At Our Streets Minneapolis we have a new advocacy priority: making our streets walkable in the winter. While summer is just drawing to a close, we know winter will be here before we know it. This year we are committed to making sure people waking and rolling can continue to get around our city in the ways that work best for them.Read more
This report was drafted by Alyssa Kohn.
Our August 6 meeting was high-energy, not very August at all.
Reprise: What are we trying to do?
The Downtown Bikeways group goal is to showcase the demand for completing the city's protected bikeway network. We need to connect existing bikeways to one another and to create a fluid network in and out of downtown Minneapolis safe for all types of bike riders. We're focused on two corridors, 9th and 10th Streets going east and west across southern downtown, and LaSalle/Blaisdell and 1st connecting downtown to the heavily car-free neighborhood of Whittier to the south. They are on the city’s bikeway plan. We are demonstrating these are needed sooner than later and to spur action for implementing them.
This map (by Jess) shows the motley bike design that exists on the LaSalle/Blaisdell and 1st today.
Red=No cyclist accommodation
Orange=Sharrows or a bike lane
Yellow=A buffered bike lane without bollards
Light Green=Bollard-protected bike lane
Dark Green=Off street trail
This post was written by Will Delaney, Associate Director at Hope Community, Inc. Our Streets Minneapolis and Hope Community have been working together to make Franklin Avenue a safer street since 2008.
This June, the rebuilt Franklin Avenue bridge over I-35W re-opened after being closed for more than nine months. Neighbors from Ventura Village/Phillips can finally head back to the Electric Fetus and Mia, and folks in Whittier and Stevens Square can more easily get back to the American Indian Cultural Corridor and Peavey Park.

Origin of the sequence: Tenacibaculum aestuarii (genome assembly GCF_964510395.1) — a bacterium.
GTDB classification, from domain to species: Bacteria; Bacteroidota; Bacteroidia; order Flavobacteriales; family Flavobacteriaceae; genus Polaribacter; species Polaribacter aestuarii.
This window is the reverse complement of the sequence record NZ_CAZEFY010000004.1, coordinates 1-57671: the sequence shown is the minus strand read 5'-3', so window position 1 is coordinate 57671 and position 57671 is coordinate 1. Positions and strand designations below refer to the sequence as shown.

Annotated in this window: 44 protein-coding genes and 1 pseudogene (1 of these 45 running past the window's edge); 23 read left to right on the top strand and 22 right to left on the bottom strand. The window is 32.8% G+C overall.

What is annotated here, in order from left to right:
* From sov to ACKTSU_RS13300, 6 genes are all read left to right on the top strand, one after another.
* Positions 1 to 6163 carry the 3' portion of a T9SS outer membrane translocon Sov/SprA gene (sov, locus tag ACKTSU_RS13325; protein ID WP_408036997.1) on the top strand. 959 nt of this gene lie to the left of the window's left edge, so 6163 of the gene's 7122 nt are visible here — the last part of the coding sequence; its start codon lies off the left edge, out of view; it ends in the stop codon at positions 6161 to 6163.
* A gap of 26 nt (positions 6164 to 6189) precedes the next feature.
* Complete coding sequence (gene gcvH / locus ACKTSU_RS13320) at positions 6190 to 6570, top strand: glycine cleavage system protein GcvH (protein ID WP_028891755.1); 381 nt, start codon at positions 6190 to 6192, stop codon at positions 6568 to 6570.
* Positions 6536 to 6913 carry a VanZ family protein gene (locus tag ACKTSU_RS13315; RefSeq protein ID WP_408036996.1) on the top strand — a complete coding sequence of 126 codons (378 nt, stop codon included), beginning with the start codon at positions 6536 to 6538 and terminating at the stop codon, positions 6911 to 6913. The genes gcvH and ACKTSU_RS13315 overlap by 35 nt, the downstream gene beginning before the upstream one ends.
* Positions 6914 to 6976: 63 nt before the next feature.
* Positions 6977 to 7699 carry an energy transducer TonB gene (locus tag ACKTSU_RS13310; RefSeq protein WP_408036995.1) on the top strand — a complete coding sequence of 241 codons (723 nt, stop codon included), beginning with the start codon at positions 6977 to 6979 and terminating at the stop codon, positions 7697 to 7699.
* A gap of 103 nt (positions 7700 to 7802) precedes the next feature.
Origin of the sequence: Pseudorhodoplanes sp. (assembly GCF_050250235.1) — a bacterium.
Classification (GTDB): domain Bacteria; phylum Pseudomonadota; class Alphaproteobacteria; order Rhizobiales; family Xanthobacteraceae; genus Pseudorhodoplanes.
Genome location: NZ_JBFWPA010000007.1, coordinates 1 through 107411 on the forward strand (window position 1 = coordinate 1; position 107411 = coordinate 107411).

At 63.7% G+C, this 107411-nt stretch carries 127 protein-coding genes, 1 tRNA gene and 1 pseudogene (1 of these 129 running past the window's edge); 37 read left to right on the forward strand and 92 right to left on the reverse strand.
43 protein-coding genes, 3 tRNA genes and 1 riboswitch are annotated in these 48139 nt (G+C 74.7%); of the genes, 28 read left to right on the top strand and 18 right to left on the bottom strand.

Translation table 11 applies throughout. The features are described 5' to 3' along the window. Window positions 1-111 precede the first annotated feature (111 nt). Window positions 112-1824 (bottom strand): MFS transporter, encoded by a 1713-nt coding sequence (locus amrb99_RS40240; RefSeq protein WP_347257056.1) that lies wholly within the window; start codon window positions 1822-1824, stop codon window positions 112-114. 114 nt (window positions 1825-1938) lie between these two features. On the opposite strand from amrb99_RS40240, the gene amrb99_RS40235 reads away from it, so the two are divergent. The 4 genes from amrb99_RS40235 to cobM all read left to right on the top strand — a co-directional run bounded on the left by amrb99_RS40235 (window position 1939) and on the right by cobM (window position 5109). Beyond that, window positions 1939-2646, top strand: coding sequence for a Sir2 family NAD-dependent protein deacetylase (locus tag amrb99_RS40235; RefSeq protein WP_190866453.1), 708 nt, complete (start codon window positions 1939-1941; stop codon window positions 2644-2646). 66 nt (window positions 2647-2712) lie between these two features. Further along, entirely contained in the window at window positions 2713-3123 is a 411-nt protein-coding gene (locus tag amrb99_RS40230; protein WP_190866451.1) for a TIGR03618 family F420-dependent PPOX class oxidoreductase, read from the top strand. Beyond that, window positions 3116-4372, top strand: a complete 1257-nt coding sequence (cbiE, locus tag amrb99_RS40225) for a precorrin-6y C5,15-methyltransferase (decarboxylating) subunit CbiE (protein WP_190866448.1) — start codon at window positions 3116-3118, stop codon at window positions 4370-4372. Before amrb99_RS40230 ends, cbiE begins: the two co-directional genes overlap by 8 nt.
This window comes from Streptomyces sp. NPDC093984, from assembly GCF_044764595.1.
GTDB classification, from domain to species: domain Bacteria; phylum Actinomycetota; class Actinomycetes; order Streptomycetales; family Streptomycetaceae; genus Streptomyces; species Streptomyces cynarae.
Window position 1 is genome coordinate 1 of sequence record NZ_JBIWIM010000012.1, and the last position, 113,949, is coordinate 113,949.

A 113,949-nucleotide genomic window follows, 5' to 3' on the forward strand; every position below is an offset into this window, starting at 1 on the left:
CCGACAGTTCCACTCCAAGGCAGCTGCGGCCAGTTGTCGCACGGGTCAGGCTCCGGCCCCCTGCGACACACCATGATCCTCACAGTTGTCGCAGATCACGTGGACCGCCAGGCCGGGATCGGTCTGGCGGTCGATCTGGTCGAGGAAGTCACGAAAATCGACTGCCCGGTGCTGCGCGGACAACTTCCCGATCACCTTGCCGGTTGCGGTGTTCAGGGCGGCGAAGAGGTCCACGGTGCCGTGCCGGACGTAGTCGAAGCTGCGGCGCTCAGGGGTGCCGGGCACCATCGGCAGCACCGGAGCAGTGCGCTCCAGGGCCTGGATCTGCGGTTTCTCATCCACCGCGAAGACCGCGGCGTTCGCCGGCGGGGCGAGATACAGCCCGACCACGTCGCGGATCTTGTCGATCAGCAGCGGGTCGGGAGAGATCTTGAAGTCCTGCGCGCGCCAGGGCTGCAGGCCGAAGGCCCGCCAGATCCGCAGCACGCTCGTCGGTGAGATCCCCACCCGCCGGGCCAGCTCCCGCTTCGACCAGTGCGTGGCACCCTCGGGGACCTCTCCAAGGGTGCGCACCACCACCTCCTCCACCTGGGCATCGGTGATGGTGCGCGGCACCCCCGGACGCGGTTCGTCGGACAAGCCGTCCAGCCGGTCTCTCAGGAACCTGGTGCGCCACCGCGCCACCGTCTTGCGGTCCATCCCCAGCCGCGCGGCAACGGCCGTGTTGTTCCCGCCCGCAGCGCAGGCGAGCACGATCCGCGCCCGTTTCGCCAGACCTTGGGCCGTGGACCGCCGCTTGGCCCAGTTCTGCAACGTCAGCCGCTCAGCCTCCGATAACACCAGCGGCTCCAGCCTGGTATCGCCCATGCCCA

Franklin Avenue is a Hennepin County highway (Co Road 5) running through Minneapolis, parallel to and a couple blocks south of I-94. It’s the front yard to single family homes and many apartments. It’s also a major commercial corridor that runs across South and Southwest Minneapolis, connecting Lake of the Isles with the Mississippi River, and a host of destinations in between. When I-35W was built, it opened a chasm between Phillips and Whittier, with Franklin being one of a handful of connection points between.
The new protected bike lanes on Washington Avenue have the potential to be great, but poor bicycle signals are making it confusing and less safe for everyone.Read more
Our Streets Minneapolis is actively working to support and improve the Comprehensive Plan, Minneapolis 2040. As someone who supports our work, we ask that YOU provide your comments on the plan, either at a Comprehensive Plan Comment Party, or online.
The deadline is coming up soon, on Sunday, July 22nd, so it’s time to type.
We’ve got detailed instructions on how to comment, tips on what you might want to suggest, and some writing from other progressive groups if you want more context or wonkery.